Shh! Noisy, open-plan offices are distracting your employees

Shh! Noisy, open-plan offices are distracting your employees

Trying to get work done while people are chatting, phones are ringing, and printers are buzzing can be a major challenge for the workforce – but executives don’t understand the extent of the problem these distractions cause.

Research from Plantronics has found that only one per cent of employees (down from 20% in 2015) say they are able to block out distractions and concentrate without taking extra steps in the office.

However, while 54% of executives believe their employees have the tools they need to mitigate noise and distraction in the office, only 29% of employees agree. And to make matters worse, 63% of employees say they lack quiet space for focused work, which has a negative effect on their productivity, satisfaction and well-being.

The research suggests that the best-performing companies take noise and distraction into consideration. More than three-quarters of top performers (defined as those with revenue growth above ten per cent and less turnover) report that office design and noise mitigation are important to financial performance and are proactively addressing the noise epidemic in their offices. They are also more likely to provide workers with tools to block out noise and quiet space to focus, and less likely to say some employees find a noisy environment energizing (28% versus 50% of others).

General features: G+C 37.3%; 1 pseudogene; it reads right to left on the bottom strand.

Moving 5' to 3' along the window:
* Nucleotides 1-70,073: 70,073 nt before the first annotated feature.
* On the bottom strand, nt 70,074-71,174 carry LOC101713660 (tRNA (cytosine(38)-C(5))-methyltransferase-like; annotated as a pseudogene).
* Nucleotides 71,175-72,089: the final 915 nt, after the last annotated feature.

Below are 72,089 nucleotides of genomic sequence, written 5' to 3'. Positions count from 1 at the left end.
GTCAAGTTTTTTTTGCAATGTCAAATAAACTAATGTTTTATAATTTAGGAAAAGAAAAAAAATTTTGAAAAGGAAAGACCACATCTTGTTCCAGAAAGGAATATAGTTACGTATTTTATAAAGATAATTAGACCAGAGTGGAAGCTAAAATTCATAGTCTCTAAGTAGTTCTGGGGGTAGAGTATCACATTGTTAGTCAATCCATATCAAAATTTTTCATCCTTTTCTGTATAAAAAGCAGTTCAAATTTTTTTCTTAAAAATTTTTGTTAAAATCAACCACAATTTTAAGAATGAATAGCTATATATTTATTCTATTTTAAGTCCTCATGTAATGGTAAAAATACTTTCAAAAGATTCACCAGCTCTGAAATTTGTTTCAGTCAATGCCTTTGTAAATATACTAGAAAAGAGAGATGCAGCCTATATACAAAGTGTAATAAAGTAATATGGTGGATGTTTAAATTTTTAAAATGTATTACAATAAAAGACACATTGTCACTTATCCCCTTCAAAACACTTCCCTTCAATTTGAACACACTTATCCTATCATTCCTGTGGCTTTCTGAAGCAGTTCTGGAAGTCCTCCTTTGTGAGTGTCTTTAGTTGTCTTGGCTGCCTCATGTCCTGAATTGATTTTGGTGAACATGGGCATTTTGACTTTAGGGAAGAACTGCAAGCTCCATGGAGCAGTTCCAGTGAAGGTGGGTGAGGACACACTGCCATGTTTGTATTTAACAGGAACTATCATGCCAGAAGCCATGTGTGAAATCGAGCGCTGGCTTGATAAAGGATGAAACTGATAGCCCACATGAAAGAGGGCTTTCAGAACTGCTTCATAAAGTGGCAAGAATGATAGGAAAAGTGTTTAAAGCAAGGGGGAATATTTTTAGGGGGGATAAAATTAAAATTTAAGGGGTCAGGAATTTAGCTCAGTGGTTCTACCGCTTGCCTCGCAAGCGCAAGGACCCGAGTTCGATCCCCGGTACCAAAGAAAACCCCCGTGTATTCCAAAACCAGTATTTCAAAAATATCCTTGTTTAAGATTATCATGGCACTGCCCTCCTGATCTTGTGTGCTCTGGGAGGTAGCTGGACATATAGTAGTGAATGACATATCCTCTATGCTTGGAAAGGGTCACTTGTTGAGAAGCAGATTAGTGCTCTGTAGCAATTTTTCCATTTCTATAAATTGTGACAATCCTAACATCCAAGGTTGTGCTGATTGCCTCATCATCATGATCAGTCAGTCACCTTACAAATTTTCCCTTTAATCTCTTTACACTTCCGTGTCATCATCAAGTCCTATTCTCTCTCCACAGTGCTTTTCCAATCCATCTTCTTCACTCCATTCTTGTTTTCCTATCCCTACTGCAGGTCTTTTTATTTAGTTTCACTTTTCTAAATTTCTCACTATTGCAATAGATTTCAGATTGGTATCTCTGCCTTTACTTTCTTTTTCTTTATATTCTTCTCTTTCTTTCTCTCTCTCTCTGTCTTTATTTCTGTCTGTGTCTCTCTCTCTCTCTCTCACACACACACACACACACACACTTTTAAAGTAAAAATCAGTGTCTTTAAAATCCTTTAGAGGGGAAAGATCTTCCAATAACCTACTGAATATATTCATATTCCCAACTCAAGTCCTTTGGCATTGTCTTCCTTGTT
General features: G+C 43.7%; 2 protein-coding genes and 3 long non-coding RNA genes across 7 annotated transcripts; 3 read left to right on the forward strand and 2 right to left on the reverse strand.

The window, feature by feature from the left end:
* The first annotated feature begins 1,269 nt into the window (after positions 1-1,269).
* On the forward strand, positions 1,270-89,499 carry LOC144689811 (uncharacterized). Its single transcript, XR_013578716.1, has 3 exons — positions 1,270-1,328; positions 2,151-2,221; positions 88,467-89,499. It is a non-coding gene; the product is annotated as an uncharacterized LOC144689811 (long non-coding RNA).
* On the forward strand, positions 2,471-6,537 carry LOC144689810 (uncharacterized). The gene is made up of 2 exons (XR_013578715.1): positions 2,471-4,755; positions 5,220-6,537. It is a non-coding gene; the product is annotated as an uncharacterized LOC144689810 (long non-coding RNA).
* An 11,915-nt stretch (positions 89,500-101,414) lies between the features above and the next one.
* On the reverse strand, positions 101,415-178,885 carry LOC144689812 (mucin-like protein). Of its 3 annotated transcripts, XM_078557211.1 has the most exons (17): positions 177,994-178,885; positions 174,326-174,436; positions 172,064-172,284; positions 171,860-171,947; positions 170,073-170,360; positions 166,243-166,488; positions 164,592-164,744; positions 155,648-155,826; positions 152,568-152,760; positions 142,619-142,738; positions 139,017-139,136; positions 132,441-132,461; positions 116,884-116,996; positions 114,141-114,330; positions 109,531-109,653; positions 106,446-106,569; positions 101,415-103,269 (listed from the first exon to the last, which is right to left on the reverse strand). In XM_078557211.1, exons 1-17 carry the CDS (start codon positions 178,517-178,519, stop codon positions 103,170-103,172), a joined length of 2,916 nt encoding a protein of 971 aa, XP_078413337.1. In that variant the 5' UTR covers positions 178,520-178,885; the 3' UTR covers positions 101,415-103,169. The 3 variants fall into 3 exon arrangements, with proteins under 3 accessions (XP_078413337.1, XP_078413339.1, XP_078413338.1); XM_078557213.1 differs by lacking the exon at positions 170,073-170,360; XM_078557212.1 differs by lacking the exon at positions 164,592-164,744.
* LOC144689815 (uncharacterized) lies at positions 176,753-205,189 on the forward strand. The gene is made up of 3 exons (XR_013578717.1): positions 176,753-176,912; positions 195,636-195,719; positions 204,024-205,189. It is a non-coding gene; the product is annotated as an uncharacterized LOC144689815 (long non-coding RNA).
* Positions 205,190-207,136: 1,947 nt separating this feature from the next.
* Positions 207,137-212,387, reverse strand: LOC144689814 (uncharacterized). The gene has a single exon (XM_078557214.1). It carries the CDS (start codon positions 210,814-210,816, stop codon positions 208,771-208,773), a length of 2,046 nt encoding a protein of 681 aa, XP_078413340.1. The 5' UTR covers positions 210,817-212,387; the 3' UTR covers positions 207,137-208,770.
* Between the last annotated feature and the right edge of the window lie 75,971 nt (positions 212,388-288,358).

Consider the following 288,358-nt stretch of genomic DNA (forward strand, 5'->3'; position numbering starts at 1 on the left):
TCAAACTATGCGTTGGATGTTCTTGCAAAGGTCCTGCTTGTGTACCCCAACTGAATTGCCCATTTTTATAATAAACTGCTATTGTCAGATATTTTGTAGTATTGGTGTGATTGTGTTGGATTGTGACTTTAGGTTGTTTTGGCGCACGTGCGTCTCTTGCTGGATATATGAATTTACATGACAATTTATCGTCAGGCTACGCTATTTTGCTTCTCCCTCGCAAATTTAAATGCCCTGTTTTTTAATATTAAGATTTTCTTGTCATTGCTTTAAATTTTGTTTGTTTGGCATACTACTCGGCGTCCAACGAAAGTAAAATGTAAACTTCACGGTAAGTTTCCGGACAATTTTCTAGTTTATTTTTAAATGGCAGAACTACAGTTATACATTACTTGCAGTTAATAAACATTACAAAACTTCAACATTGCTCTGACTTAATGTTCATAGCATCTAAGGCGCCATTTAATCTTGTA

One of the key causes of a noisy environment is having an open plan office, where there are less walls and dividers shielding people from sounds. However, just six per cent of executives reported having equipped their office with noise mitigating features. 

“This year’s results are telling,” said Jennifer Adams, Director at Enterprise Solutions Marketing.

“Open offices may provide overall cost savings, but they’re taking a toll on our productivity and wellness.”

Research from Canada Life Group Insurance in 2014 found that those who work in open plan offices are almost six times more likely than home workers to believe their working environment promotes stress (28% vs five per cent).

“While often missing out on the social aspects and colleague engagement, having clear, focused and uninterrupted time is priceless,” added Paul Avis, Marketing Director of Canada Life Group. “With increasing commute times for many, trusting employees to work from home can increase morale and reduce stress levels whilst giving employees more time in their day.”

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Comments (1)

  • Boris
    Thu, 14 Jun 2018 2:49pm BST
    At last, someone's finally realised and reported on something I've been trying to get across to management for years. I've worked in my fair share of offices and the vast majority are open plan, which is great if you need fast access to others in your team, but not so good when you want to try and get on with things.
    While I don't think the answer is to provide everyone with enclosed offices it would be a good idea to have designated quiet zones to enable people to get away. If you're on a deadline or writing a report and need to focus it can be hard when everyone else is joking about their weekend or discussing things.

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